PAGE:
Title: Groundbreaking Observation Reveals Formation of Neutron Stars and Black Holes
Astronomers have made an unprecedented breakthrough, providing direct observational evidence of the formation of neutron stars and black holes. This groundbreaking discovery came from observing a nearby supernova explosion in a galaxy close to ours.
While it is not yet determined whether the object formed is a neutron star or a black hole, this finding confirms the long-held belief that the collapse of massive stars results in the formation of the densest objects in the Universe. Both stellar-mass black holes and neutron stars are believed to be the outcome of similar processes.
The journey begins when a dying star exhausts its fuel for fusion, triggering a sequence of events that ultimately leads to the ejection of its outer material and the collapse of its core. The nature of the compact object formed is determined by the mass of the initial star. Stars with less than eight times the mass of the Sun transform into white dwarfs, while stars between 8 and 30 solar masses collapse into neutron stars. The most massive stars, over 30 solar masses, become stellar-mass black holes.
Until now, our understanding of this process was based on observations of the aftermath, such as neutron stars shining within the remnants of supernova explosions. However, the lack of recent supernovae in the Milky Way limited our ability to directly observe the remnants. The closest supernova, observed in 1987, was obscured by an abundance of dust in its center, making it difficult to study.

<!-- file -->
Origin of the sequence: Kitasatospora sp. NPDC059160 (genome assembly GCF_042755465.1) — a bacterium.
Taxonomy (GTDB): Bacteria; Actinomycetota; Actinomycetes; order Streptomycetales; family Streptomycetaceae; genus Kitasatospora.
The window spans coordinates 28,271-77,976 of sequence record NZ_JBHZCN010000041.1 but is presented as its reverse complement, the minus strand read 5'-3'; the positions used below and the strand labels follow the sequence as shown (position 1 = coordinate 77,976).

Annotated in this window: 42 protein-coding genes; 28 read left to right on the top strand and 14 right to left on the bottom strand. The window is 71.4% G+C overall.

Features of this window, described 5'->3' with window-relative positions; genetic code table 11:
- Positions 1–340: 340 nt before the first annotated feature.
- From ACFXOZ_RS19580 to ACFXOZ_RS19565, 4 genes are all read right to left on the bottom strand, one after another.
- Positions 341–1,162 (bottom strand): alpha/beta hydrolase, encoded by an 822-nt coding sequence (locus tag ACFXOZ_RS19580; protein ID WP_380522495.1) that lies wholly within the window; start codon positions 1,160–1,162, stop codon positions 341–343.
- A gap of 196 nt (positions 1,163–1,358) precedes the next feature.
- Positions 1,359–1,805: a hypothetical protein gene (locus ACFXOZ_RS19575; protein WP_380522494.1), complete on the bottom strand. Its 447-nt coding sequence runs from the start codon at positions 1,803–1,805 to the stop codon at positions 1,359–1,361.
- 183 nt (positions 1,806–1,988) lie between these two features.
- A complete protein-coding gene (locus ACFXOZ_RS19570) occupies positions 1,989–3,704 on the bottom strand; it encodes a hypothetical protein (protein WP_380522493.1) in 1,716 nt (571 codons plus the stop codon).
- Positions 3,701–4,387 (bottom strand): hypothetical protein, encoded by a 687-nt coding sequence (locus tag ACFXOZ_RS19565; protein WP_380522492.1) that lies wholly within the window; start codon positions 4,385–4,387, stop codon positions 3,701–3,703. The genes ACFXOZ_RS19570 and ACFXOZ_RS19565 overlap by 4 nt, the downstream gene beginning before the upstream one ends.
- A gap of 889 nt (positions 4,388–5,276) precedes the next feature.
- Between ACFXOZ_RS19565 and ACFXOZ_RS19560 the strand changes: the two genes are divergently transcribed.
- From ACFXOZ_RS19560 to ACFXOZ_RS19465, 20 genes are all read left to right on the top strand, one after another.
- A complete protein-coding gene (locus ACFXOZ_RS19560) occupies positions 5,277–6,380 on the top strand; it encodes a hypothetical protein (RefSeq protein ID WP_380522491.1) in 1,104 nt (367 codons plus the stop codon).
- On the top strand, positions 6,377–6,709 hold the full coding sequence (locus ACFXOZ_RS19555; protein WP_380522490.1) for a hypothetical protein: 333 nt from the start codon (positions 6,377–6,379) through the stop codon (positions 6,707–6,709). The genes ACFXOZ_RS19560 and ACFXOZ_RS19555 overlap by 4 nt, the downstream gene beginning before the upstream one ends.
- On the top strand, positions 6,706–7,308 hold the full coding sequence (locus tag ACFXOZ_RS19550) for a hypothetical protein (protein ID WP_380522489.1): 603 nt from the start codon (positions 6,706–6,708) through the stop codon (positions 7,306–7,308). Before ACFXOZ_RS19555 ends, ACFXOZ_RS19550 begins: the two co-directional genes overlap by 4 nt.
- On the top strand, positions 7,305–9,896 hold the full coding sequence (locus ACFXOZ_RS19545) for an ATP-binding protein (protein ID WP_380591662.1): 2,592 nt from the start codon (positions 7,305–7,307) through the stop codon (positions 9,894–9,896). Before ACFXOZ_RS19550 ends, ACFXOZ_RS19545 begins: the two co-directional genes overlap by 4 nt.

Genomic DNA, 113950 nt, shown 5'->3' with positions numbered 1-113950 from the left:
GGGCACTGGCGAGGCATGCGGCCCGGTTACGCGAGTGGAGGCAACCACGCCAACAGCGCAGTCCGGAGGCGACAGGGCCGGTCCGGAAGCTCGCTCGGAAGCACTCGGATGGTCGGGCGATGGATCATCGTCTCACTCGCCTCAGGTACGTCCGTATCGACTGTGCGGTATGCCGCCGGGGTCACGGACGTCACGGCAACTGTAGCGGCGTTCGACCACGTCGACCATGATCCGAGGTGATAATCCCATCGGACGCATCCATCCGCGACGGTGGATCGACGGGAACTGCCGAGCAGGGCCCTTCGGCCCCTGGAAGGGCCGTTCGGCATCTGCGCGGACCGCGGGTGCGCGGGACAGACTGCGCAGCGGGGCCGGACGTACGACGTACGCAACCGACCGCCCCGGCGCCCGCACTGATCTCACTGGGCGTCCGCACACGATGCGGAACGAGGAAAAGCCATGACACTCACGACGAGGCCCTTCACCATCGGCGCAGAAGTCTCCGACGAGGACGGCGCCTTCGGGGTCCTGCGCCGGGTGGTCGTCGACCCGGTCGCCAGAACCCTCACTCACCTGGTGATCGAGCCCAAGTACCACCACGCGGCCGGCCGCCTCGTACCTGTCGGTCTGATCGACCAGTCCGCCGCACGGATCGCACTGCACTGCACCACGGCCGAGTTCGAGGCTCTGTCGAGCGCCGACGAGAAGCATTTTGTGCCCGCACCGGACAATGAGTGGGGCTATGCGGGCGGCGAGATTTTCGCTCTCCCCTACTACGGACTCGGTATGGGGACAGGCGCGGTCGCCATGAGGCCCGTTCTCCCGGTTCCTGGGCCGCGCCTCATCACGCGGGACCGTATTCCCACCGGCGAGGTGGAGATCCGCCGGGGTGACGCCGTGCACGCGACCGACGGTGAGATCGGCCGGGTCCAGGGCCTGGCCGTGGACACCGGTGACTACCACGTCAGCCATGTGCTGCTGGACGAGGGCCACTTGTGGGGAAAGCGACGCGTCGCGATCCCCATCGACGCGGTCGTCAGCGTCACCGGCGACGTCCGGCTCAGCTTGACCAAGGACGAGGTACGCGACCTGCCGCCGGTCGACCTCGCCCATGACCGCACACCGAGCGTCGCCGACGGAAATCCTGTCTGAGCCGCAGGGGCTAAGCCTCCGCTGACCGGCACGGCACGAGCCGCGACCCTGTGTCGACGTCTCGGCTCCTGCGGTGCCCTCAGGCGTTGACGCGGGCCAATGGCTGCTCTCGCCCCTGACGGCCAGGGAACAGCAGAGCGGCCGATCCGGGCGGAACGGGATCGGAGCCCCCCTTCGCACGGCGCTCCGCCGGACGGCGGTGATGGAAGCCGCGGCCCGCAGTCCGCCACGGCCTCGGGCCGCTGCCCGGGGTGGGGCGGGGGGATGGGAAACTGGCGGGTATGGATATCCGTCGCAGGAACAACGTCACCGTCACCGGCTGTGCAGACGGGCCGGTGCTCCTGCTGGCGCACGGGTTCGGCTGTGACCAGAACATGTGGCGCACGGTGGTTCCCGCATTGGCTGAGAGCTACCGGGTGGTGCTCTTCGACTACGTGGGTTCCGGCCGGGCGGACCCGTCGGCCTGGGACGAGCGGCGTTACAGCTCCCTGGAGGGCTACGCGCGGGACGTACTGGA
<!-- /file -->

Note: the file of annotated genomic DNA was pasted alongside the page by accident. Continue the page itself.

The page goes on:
Nevertheless, the recent supernova called SN 2022jli, which occurred in the spiral galaxy NGC 157, provided a unique opportunity for scientists to study the entire process. This supernova exhibited unusual behavior by displaying periodic changes in brightness every 12.4 days, unlike the typical smooth fading curve observed in most supernovae.
An astrophysics team believes that this peculiar behavior is the result of the interaction between the exploded star’s remnant and a surviving binary companion star. The analysis of bursts of gamma radiation and the movement of hydrogen in the vicinity of the supernova supports this hypothesis. It is believed that as the exploded star ejected its outer material, the companion star inflated with hydrogen, resulting in the observed periodic changes in brightness.
Although the exact nature of the compact object formed remains unknown, scientists are confident that it is either a black hole or a neutron star. This discovery represents the first time astronomers have been able to observe the emergence of a compact object in real-time, providing significant insights into our understanding of black holes and neutron stars.
The findings, published in Nature, signify the culmination of decades of observation, analysis, and theoretical work, further advancing our knowledge of these mysterious cosmic phenomena. This groundbreaking research highlights the significance of gathering and aligning evidence to unravel the mysteries of the Universe.